As thrill-seekers, we like to do a lot of extreme, gravity-defying stunts to push our limits. If base jumping or caving is your thing, how about taking a tumble all the way through the Earth?

How fast could you go? What happens to gravity at the center of the Earth? What would happen when you reached the other side?

Before you take the plunge, we’ll need to learn a little bit about gravity. A gravitational force is simply an interaction between two objects with mass. In this case, the two objects are you and the Earth.


If we drop a feather and a bowling ball, at the same time, outdoors, it’s fairly obvious which one will hit the ground first. But if we repeat this experiment in a vaccuum, strangely, they both accelerate towards the ground at the same rate. This is because they aren’t actually falling, but standing still. With no air resistance, and the force of gravity being constant, it appears as if they are both stationary. As Einstein puts it, if you couldn’t see the background, there would be no way of knowing that they were falling at all.

But what happens to gravity when we reach the middle of the Earth? Let’s assume, in this scenario, we’ve built a smooth-walled vaccuum tunnel through the Earth. And it will protect you from the extreme heat of the planet’s core.

As you begin falling through the hole, there is less mass beneath you and more mass above you. So what exactly happens as you get closer to the center of the Earth?

A skydiver will reach their terminal velocity of about 195 km/h (122 mph) after about 10 seconds. They never speed up past this point, because the forces of air resistance and gravity will have equal magnitudes.

In the vaccuum hole scenario, however, you will continue to accelerate well beyond this terminal velocity. You’ll hit speeds of about 29,000 km/h (18,019 mi/h) as you pass through the center of the Earth. That’s 23 times faster than the speed of sound, or about 250 times faster than your average car on the highway. I hope you only ate a light lunch beforehand.

According to physicist Alexandor Klotz at McGill University, the fall would take only about 38 minutes and 11 seconds. Mind you, this is assuming that the strength of Earth’s graviational pull is constant and that the Earth is a perfect sphere.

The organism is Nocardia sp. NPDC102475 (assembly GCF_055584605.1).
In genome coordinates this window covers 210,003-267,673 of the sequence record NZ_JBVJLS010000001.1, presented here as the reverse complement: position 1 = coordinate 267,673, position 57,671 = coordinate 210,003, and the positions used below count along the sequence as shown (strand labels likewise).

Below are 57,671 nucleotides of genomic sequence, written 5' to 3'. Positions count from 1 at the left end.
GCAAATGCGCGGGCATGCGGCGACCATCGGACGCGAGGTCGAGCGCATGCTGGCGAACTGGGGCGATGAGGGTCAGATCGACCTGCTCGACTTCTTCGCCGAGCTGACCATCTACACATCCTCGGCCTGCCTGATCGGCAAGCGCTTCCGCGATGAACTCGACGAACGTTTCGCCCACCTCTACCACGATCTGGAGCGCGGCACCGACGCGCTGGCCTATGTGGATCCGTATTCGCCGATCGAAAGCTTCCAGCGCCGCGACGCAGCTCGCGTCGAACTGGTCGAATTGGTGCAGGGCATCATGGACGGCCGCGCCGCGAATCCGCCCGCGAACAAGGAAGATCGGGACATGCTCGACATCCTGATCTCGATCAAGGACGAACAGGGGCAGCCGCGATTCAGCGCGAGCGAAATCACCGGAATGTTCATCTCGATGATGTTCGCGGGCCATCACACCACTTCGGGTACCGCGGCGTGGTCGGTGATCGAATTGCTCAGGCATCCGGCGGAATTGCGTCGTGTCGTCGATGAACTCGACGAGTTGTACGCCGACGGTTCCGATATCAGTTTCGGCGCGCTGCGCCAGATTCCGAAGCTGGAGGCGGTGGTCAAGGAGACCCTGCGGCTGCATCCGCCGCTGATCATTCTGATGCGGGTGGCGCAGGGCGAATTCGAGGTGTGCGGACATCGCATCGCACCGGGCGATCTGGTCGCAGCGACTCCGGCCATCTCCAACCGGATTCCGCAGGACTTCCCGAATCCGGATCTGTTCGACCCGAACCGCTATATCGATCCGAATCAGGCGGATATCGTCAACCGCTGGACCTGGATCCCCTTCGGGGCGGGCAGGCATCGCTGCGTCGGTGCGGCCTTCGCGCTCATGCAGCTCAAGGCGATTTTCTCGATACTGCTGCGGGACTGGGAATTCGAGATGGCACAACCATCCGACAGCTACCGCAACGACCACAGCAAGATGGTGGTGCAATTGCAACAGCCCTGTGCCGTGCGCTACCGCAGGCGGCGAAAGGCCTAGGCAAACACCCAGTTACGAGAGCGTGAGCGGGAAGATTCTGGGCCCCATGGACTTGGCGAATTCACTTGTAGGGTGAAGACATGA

In reality, Earth’s gravity only changes about 10% as you fall, and it starts to decrease a little after the first 3,000 km (1,865 miles). At Earth’s center, gravity is at its weakest, so if you somehow managed to stop here, you would feel weightless.


But at the blistering speed you’re falling, you’ll fly straight past the center. And gravity will start increasing, but in the opposite direction. At this point, as you fly upside down towards the other side of the Earth, you will begin to slow down as you get closer to the exit.

Once you reach the end, if you don’t grab on to the ledge at this point, well, I’m sorry, but you’re out of luck. As you fall back down, you’d be stuck in a free fall, going back and forth, oscillating infinitely like a yo-yo.

This is due to Hooke’s law, which basically states that the force of an elastic or spring is proportional to its extension. This is why if two people keep pulling an elastic band, well, eventually, someone’s going to get hurt badly.

In this case, the elastic band is the force of gravity in the Earth, and the further it stretches toward the edge, the stronger its pull is. If you happen to make the jump and there’s air resistance, you’ll only go as fast as 55 m/s (180 ft/s). So kick back, relax, and throw on a podcast or two. You’ll be falling for two and a half days before you reach the other side of the Earth. If you’re hoping to get to Australia, China or wherever you’re aiming for sooner, make yourself as aerodynamic as possible. Tuck in your legs and arms like a diver. If you’d like a slower, more relaxed journey, spread your arms and legs wide to help you balance. And try not to spin, otherwise you might get disoriented and pass out!


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